Moderated Q&A with Danielle Allen & Students
Day 1: November 14, 2023 | 9:45 a.m. – 10:30 a.m., Varsity Hall
Following the keynote lecture, Danielle Allen will take questions from UW students and the audience.
DR. DANIELLE ALLEN—Dr. Danielle Allen is a professor of public policy, politics, and ethics at Harvard University, Director of the Allen Lab for Renovating Democracy at the Harvard Kennedy School’s Ash Center and James Bryant Conant University Professor, one of Harvard’s highest honors. She is also a seasoned nonprofit leader, democracy advocate, national voice on pandemic response, distinguished author, and mom. Her work to make the world better for young people has taken her from teaching college and leading a $60 million university division to driving change at the helm of a $6 billion foundation, writing for The Washington Post, advocating for cannabis legalization, democracy reform, and civic education, and most recently, to running for governor of Massachusetts. During the height of COVID in 2020, Allen’s leadership in rallying coalitions and building solutions resulted in the country’s first-ever Roadmap to Pandemic Resilience; her policies were adopted in federal legislations and a Biden executive order.
Allen made history as the first Black woman ever to run for statewide office in Massachusetts. She continues to advocate for democracy reform to create greater voice and access in our democracy, and drive progress towards a new social contract that serves and includes us all. Her many books include the widely acclaimed Our Declaration: A Reading of the Declaration of Independence in Defense of Equality; the memoir, Cuz: The Life and Times of Michael A, and, most recently, Justice By Means of Democracy, a bold and urgent articulation of a new political philosophy: power-sharing liberalism. She is a recipient of the MacArthur Foundation “Genius” grant and the John W. Kluge Prize for Achievement in the Study of Humanity, an award administered by the Library of Congress that recognizes work in disciplines not covered by the Nobel Prizes.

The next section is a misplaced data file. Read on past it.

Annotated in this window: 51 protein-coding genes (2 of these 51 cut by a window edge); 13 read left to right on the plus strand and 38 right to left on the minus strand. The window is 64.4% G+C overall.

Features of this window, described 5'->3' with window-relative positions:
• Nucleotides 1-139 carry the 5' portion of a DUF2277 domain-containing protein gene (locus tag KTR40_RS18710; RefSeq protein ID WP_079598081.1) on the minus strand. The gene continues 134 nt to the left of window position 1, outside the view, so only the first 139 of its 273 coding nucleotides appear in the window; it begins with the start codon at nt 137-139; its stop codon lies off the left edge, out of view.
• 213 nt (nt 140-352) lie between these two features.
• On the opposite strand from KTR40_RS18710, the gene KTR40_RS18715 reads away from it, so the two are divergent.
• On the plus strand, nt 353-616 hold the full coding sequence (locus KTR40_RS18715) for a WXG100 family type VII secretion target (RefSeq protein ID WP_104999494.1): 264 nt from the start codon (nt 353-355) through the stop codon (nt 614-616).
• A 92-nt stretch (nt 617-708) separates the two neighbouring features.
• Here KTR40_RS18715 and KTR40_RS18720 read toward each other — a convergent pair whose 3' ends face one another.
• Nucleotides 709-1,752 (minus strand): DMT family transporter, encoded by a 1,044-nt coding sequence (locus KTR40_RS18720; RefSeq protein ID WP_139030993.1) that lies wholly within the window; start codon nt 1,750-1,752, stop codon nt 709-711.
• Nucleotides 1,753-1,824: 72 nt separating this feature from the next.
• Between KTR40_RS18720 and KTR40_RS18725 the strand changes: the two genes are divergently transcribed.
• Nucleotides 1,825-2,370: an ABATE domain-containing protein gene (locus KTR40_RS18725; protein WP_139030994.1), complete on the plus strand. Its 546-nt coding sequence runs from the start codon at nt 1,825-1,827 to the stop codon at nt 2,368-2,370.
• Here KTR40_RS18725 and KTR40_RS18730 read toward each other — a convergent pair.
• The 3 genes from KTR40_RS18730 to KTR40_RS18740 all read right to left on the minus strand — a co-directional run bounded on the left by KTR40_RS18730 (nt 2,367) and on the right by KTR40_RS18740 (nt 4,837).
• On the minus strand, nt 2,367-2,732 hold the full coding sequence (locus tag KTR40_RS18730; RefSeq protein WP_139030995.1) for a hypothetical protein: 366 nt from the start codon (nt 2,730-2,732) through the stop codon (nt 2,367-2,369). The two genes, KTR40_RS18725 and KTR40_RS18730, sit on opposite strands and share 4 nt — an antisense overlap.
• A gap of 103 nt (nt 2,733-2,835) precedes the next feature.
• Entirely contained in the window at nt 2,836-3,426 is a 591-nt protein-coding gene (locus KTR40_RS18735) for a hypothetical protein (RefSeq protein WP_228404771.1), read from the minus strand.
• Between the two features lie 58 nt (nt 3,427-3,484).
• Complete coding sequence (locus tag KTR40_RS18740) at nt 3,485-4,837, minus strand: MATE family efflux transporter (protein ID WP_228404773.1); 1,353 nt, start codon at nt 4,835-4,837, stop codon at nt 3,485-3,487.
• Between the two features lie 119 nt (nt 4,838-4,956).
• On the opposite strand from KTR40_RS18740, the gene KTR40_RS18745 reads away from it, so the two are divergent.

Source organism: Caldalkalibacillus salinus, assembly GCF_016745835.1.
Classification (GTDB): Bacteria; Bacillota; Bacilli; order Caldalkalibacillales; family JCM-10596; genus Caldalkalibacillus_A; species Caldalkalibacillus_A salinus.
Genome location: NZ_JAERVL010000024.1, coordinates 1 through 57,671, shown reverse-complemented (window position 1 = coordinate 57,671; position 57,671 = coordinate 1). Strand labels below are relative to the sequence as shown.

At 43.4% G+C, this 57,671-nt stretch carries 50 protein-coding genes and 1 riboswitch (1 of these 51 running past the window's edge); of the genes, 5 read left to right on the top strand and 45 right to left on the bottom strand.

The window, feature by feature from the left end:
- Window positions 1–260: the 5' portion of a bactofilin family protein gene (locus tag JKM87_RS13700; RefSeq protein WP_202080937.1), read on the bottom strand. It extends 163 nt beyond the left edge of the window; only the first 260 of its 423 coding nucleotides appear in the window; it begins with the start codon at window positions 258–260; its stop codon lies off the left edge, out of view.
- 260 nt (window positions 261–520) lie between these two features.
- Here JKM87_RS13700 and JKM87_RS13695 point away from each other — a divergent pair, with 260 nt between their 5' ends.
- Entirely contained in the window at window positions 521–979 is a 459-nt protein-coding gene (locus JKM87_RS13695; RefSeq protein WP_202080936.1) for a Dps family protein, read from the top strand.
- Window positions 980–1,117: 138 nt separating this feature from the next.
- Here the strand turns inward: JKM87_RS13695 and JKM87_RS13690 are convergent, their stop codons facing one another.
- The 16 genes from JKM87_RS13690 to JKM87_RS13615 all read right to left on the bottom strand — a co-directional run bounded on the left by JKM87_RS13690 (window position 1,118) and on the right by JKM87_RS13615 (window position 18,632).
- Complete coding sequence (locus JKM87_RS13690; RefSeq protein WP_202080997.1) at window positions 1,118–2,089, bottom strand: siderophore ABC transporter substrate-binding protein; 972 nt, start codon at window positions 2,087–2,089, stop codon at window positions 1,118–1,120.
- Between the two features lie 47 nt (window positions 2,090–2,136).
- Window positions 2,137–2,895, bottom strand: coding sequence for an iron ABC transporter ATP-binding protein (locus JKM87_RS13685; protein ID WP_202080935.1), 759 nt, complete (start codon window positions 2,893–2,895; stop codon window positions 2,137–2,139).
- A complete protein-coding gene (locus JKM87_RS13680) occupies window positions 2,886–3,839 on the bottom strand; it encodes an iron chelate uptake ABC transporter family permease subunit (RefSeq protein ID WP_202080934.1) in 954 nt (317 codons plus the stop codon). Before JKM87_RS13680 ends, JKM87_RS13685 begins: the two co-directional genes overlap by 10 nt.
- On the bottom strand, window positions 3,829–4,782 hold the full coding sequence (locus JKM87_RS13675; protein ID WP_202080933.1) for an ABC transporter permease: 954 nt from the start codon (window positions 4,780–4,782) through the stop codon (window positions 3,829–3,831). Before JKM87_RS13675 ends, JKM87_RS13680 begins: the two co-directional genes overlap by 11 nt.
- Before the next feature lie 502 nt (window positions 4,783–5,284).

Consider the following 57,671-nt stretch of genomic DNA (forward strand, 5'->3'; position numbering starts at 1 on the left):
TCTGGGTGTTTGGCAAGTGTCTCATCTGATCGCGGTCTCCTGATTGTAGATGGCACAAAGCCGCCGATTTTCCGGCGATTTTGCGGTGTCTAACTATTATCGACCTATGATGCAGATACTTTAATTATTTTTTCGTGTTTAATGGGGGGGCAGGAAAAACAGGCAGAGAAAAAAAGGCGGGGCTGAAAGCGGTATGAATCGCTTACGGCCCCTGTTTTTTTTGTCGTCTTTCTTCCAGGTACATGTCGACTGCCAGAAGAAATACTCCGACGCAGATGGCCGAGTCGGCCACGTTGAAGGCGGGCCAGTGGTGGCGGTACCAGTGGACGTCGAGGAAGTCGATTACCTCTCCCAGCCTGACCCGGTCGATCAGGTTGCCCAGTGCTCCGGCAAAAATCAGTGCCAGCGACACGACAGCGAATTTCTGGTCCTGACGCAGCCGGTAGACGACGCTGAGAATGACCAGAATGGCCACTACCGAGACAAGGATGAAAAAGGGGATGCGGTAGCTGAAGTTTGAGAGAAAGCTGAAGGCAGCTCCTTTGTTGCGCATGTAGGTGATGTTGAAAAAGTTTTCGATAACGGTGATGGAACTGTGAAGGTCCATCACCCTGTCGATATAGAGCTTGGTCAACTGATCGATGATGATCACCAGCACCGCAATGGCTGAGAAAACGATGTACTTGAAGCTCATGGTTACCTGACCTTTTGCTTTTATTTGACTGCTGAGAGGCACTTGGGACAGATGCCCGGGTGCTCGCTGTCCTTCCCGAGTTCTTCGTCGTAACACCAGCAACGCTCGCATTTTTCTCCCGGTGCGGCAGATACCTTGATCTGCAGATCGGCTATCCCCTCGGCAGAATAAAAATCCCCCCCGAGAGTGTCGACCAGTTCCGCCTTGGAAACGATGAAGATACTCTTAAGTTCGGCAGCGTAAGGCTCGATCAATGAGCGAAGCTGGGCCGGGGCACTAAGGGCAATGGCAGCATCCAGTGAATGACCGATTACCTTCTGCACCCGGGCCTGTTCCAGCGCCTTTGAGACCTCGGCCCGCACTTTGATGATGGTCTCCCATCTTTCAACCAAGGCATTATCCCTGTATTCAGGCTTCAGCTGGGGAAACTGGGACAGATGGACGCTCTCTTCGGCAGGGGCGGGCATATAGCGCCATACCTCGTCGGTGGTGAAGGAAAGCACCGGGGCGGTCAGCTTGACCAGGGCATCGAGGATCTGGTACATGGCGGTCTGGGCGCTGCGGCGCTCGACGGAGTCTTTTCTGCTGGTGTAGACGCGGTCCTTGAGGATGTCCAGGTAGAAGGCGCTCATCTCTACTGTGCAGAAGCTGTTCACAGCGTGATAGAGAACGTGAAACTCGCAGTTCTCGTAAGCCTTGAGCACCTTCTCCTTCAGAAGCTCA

Kelly is a senior from Vancouver, BC majoring in Sociology and Legal Studies with certificates in French and Criminal Justice. She is the Co-President of the Asian American Student Union, the program intern for the Mercile J. Lee Scholars Program, and a coach at Academic Coaching to Thrive & Succeed (ACTS) in the Division of Diversity, Equity & Educational Achievement. With a special interest in the sociology of law, Kelly plans to pursue a career as a family attorney.
Caleb is a citizen of Oneida Nation of Wisconsin, belongs to the turtle clan, and has been an active member of his community. He is a junior and PEOPLE scholar from Green Bay, double majoring in Psychology and Philosophy. He is currently involved with research examining the impact racial discrimination and injustice has on Native American self-identity and plans to pursue a career in clinical psychology. Caleb lives with mild spastic diplegia, a form of Cerebral Palsy. Despite the challenges of living with his disability – and in many ways because of them – he has achieved academic and professional success, and is proud to exemplify the fact that disability need not define who someone is, or limit what they can become.